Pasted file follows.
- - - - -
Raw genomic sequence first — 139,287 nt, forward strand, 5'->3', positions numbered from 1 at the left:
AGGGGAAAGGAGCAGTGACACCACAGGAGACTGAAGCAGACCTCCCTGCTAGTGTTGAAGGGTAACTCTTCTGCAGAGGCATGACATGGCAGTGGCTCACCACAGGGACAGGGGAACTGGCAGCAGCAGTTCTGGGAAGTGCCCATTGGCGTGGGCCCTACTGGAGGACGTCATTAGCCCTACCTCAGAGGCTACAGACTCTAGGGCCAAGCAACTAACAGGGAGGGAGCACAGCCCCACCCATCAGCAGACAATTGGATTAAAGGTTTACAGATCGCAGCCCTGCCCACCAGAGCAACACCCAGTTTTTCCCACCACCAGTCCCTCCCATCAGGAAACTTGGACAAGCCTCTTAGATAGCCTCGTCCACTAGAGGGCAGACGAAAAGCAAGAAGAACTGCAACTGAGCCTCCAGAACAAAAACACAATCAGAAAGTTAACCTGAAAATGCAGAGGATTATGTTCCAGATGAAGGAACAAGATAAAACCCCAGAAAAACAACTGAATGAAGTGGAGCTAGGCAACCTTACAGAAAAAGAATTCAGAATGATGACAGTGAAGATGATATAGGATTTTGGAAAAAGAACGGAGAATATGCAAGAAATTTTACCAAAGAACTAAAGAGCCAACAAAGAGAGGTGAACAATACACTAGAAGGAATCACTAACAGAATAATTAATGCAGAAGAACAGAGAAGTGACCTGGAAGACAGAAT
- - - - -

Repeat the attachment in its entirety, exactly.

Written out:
Raw genomic sequence first — 139,287 nt, forward strand, 5'->3', positions numbered from 1 at the left:
AGGGGAAAGGAGCAGTGACACCACAGGAGACTGAAGCAGACCTCCCTGCTAGTGTTGAAGGGTAACTCTTCTGCAGAGGCATGACATGGCAGTGGCTCACCACAGGGACAGGGGAACTGGCAGCAGCAGTTCTGGGAAGTGCCCATTGGCGTGGGCCCTACTGGAGGACGTCATTAGCCCTACCTCAGAGGCTACAGACTCTAGGGCCAAGCAACTAACAGGGAGGGAGCACAGCCCCACCCATCAGCAGACAATTGGATTAAAGGTTTACAGATCGCAGCCCTGCCCACCAGAGCAACACCCAGTTTTTCCCACCACCAGTCCCTCCCATCAGGAAACTTGGACAAGCCTCTTAGATAGCCTCGTCCACTAGAGGGCAGACGAAAAGCAAGAAGAACTGCAACTGAGCCTCCAGAACAAAAACACAATCAGAAAGTTAACCTGAAAATGCAGAGGATTATGTTCCAGATGAAGGAACAAGATAAAACCCCAGAAAAACAACTGAATGAAGTGGAGCTAGGCAACCTTACAGAAAAAGAATTCAGAATGATGACAGTGAAGATGATATAGGATTTTGGAAAAAGAACGGAGAATATGCAAGAAATTTTACCAAAGAACTAAAGAGCCAACAAAGAGAGGTGAACAATACACTAGAAGGAATCACTAACAGAATAATTAATGCAGAAGAACAGAGAAGTGACCTGGAAGACAGAAT